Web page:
US 3820782 A
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United States Patent 1191 Salkeld 1 LEG EXERCISING APPARATUS  Inventor: Larry A. Salkeld, 928 Harvey Rd.,
Monroeville, Pa. 15146  Filed: Aug. 13, 1971 - Appl. No.: 171,525
 U.S. C1 272/58, 272/81, 272/DIG, 2  Int. Cl A6311 211/06  Field of Search 272/81, 79 R, 79 C, 79 D, 272/80, 82, 83 R, 83 A, 58, 24; 128/25 R, 25 B 1 56] References Cited UNITED STATES PATENTS 42,516 4/1864 1,185,015 5/1916 1,621,477 3/1927 1,837,872 12/1931 Johnson 272/80 UX 1,973,945 9/1934. Chavin et a1 272/58 2,456,017 12/1948 Park 272/58 2,924,214 2/1960 Zak 272/58 X 3,323,366 6/1967 De Lorme, Jr. et a1. 272/80 X 3,572,701 3/1971 Agamian 1. 272/79 R 3,589,720 6/1971 Agamian 272/80 FOREIGN PATENTS OR APPLICATIONS 1,124,173 6/1956 France 272/81 +17 -56 1 ,1, L50 ,1; 42 5' 20 4a 40 J I 32 34 1"- LQ as l:
1 June 28, 1974 687,153 2/1953 Great Britain 2.72/81 750,826 l/1967 Canada 272/83 R 10,235 4/1895 Switzerland 272/58 OTHER PUBLICATIONS Michna Systems, Conveyor Manufacturers and Engineers, Chicago, Illinois, 1953 Catalog, Pages 4 and 5.
Marcys Magnificient Machine, Marcy Gymnasium Equipment Company Brochure, 1968, Glendale, Calif. Station 5.
Primary Examiner-Anton O. Oechsle Assistant ExaminerArnold W. Kramer 5 7] ABSTRACT An exercising apparatus of the leg-press type characterized by footpedals which move back and forth on a horizontal track in a position aligned with and in front of a users chair and which footpedals are connected through a roller chain to a stack of weights which is disposed on one side of the path of travel of the footpedals.
8 Claims, 9 Drawing Figures iAlENTEiJJunzs 1974 SHEET 1 BF 3 g H MINI! Illl mm LEG EXERCISING APPARATUS BACKGROUND OF THE INVENTION 1. Field of the Invention This invention relates to exercising apparatus for physical development and muscular rehabilitation; and more particularly, it pertains to exercising apparatus of the leg-press type.
2. Description of the Prior Art The importance of physical exercise to general good health and muscle tone has resulted in the development of various types of exercising equipment in recent years. One type of such equipment is the physical conditioning machine in which so-called stations are provided in and around the machine for exercising different muscles of the human body. Some of the stations include stacks of weights of which one or more are selected for lifting through an associated lever-type manipulator. It has been found that there is a safety hazard with the leg-press stations of some exercising machines. This is particularly true where the pedals are mounted on pendulum-type levers where, upon extreme extension of the legs, the feet slip off of the footpedals. As
the uncontrolled footpedals return to the home position they often cause serious injury to the users legs and particularly the kneecaps.
Associated with the foregoing has been a problem with flexible cables used between the weights and the lever-type manipulator. A disadvantage of such cables is that they wear out and break due to heavy and abusive treatment to which the machines are often subjected.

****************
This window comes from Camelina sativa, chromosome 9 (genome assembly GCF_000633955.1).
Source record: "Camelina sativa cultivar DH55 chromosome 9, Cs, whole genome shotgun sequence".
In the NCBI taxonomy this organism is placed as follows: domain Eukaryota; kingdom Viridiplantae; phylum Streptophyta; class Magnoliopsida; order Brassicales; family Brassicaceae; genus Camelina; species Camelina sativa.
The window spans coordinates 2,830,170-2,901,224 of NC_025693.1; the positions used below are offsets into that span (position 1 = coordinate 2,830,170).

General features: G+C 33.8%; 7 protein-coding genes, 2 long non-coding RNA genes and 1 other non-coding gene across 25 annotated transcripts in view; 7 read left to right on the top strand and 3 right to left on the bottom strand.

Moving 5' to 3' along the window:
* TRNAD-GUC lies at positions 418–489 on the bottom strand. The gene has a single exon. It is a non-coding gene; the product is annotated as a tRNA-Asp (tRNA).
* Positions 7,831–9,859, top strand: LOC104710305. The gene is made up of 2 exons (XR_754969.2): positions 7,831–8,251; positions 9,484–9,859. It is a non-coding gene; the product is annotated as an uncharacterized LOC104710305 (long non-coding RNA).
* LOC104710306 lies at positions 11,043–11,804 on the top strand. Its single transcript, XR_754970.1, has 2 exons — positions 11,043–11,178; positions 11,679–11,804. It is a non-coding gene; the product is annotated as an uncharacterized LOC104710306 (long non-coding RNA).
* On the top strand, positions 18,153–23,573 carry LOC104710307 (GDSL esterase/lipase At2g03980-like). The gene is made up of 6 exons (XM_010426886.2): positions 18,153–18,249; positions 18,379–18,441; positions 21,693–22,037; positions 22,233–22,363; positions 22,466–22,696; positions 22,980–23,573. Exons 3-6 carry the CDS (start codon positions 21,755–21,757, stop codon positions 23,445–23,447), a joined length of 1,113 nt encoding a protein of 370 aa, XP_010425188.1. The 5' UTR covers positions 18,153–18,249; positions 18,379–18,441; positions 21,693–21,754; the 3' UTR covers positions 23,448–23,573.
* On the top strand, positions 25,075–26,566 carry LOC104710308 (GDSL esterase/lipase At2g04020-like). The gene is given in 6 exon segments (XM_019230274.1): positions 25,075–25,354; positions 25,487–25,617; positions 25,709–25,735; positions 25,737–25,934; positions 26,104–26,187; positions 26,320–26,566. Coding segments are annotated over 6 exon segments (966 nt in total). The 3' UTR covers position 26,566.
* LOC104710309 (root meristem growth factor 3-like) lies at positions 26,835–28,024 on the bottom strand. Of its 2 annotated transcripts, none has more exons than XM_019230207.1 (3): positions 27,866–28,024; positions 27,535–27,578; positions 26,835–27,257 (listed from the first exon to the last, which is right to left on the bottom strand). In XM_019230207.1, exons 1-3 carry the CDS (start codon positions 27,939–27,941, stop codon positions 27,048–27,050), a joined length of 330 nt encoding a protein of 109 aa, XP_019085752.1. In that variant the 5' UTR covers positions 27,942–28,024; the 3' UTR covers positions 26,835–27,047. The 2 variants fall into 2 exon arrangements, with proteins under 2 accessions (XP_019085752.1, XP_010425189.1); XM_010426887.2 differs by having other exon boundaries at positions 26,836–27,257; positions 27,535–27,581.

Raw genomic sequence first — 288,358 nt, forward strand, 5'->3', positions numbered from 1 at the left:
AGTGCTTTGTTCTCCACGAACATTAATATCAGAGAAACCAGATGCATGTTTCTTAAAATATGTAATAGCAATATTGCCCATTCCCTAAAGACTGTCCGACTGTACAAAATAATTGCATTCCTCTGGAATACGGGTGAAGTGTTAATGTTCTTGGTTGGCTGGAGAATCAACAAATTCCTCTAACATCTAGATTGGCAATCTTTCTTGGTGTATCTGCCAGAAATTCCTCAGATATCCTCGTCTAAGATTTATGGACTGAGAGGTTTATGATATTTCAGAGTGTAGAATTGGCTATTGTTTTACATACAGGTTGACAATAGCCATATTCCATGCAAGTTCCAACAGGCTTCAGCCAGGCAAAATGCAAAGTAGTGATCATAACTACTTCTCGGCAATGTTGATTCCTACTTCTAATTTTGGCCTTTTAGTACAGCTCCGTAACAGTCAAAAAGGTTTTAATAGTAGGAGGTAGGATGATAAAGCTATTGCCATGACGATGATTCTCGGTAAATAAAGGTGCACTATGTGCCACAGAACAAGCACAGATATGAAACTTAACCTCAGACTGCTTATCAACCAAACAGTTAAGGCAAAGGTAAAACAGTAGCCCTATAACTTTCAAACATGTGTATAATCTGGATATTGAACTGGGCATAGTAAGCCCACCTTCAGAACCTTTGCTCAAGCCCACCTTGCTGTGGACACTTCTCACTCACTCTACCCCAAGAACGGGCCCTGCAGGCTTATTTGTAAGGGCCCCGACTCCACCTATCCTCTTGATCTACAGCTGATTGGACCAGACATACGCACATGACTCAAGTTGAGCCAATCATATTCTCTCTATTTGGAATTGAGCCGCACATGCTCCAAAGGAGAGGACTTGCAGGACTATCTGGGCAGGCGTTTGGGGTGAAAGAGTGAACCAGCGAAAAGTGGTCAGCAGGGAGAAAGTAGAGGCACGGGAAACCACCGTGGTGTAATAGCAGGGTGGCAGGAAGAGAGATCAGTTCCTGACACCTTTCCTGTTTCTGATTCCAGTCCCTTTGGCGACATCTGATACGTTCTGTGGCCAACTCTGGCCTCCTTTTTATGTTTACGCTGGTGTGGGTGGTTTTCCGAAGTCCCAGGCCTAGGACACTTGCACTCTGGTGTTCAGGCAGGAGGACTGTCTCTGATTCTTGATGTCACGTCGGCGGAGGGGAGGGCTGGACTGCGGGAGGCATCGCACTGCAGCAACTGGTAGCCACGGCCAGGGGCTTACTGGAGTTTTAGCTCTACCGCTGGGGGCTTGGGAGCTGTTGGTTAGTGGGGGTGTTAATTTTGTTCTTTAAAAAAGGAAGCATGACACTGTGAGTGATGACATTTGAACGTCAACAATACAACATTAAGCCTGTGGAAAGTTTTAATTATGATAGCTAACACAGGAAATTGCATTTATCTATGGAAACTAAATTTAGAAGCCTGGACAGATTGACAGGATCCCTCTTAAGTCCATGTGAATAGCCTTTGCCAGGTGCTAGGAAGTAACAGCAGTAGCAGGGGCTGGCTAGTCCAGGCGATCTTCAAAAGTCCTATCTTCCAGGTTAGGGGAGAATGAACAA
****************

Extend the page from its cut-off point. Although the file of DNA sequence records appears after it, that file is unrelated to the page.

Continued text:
SUMMARY OF THE INVENTION It has been found in accordance with this invention that the foregoing disadvantages may be overcome by providing an exercising apparatus of the leg-press type in which footpedals are mounted on a horizontal track in response to pressure applied by the legs of the user who is seated behind the pedals. The pedals are connected by an elongated flexible linkage to laterally disposed weights. Such linkage is preferably a roller chain that is flexible in one direction; namely, around the chain pins and not laterally thereof. For two-way flexibility the chain is composed of two segments, one being connected to the weights and rotatable in one direction and the other segment being connected to the footpedal and rotatable in a direction at an angle to the first segment. The segments comprising a continuous roller chain linkage have a directional change device between the footpedals and the weights.
BRIEF DESCRIPTION OF THE DRAWINGS FIG. 7 is a longitudinal sectional view taken on the line VII-VII of FIG. 6;
FIG. 8 is a sectional view taken on the line VIII-VIII of FIG. 2; and
FIG. 9 is a fragmentary view taken on the line IX-IX of FIG. 8.
I DESCRIPTION OF THE PREFERRED EMBODIMENTS receiving means including footpedals 26. The station 10 also includes pressure means for resisting movement of the footpedals to the left as viewed in FIG. 1, which pressure means includes a stack of weights 28 and an elongated flexible member, such as a cable, link chain, and roller chain 30.
In'the embodiment of the track 24 shown in FIGS. 1 and 2, the track 24 includes at least one and preferably a pair of horizontal bars or rods 32 which rods are laterally and horizontally spaced from each other. The rods may have any cross section but are preferably round with 1 inch diameters and approximately four inches apart. The left ends of the rods, as viewed in FIG. 1, are attached to a horizontal frame member 34 which extends between the rear comer posts 18 and 20. The right ends of the rods 32 are attached to a plate 36 (FIG. 3) which plate is mounted on an upright post 38, the lower end of which is mounted on the base 12.